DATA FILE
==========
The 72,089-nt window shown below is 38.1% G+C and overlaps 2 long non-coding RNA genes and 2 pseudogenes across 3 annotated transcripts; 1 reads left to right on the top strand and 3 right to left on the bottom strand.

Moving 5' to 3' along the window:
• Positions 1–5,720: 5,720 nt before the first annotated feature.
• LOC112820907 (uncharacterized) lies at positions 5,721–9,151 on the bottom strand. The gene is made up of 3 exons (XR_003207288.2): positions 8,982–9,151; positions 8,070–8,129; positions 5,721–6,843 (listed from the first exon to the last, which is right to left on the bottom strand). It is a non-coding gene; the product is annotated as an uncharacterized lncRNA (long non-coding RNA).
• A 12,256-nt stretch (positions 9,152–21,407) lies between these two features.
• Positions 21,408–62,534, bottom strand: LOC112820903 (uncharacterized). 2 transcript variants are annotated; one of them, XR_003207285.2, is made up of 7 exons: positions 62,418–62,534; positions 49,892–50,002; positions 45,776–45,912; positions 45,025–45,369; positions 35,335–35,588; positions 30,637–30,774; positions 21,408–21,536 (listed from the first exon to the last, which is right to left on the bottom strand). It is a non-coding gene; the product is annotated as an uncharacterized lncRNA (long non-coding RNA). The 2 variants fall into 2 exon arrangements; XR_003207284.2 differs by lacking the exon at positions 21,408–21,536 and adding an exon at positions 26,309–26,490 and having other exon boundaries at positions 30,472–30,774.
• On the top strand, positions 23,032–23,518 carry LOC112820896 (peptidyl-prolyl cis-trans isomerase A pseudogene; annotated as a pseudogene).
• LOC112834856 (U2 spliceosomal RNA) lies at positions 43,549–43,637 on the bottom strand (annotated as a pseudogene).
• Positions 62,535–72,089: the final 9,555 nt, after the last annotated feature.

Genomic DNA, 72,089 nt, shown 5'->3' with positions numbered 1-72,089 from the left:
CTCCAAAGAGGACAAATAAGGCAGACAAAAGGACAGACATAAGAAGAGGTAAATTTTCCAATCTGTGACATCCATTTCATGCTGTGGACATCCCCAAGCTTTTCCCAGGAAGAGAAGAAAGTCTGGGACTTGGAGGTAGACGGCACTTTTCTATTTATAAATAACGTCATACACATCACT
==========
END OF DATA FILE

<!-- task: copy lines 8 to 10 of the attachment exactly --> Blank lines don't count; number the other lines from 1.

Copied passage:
• LOC112834856 (U2 spliceosomal RNA) lies at positions 43,549–43,637 on the bottom strand (annotated as a pseudogene).
• Positions 62,535–72,089: the final 9,555 nt, after the last annotated feature.

Genomic DNA, 72,089 nt, shown 5'->3' with positions numbered 1-72,089 from the left: